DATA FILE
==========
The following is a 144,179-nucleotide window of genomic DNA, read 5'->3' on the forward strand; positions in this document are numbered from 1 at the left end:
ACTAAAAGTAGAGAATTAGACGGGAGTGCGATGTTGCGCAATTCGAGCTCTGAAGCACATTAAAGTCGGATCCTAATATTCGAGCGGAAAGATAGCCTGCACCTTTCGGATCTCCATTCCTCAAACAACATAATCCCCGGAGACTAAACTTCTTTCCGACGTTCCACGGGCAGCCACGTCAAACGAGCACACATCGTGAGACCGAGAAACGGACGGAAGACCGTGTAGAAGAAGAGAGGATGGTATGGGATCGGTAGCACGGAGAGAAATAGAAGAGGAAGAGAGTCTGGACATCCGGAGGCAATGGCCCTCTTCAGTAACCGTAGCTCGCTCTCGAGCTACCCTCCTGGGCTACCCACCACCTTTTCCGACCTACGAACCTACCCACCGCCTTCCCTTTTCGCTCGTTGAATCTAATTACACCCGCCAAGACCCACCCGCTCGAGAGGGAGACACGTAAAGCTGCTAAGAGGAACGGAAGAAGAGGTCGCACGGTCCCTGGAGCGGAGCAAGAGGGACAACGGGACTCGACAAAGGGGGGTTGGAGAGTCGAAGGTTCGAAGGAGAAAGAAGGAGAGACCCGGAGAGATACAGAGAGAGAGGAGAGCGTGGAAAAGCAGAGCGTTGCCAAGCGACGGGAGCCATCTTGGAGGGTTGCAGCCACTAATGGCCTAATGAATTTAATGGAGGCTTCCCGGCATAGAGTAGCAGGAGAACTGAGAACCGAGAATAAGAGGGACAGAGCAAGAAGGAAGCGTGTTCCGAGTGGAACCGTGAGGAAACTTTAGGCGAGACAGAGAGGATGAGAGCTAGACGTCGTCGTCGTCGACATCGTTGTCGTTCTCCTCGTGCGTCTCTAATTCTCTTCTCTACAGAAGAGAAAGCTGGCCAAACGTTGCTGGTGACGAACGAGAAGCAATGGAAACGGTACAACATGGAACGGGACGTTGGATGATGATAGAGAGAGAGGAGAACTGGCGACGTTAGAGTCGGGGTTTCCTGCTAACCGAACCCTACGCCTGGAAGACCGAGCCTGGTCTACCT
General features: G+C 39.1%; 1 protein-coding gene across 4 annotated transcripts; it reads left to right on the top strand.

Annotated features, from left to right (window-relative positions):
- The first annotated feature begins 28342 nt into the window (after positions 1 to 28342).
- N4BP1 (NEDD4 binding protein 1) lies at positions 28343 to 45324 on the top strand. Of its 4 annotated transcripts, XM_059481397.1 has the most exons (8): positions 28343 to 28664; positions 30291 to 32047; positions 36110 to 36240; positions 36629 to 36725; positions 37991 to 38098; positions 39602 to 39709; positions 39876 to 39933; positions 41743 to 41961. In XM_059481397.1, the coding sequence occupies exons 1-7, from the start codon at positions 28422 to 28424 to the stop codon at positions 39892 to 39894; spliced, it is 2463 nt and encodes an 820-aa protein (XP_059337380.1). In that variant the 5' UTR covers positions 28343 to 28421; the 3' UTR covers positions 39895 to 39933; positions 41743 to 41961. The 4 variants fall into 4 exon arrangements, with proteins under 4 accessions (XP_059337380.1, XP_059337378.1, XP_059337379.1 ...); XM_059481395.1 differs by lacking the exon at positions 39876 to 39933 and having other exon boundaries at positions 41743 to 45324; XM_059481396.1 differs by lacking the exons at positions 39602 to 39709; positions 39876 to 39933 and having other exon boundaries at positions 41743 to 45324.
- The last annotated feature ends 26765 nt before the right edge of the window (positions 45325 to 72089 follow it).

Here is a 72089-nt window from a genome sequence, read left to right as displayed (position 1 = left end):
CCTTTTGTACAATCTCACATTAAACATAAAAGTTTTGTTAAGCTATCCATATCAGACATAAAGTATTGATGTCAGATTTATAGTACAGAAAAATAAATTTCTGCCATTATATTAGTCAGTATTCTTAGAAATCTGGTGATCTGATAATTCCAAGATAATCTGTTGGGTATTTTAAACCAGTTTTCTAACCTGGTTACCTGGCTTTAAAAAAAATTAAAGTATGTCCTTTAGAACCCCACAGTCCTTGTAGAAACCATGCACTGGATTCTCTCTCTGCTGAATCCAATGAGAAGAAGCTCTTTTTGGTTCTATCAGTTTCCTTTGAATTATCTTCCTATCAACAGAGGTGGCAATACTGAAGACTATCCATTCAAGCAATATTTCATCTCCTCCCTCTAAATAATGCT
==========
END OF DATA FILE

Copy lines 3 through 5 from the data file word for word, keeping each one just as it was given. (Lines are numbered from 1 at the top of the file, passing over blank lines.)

General features: G+C 39.1%; 1 protein-coding gene across 4 annotated transcripts; it reads left to right on the top strand.

Annotated features, from left to right (window-relative positions):
- The first annotated feature begins 28342 nt into the window (after positions 1 to 28342).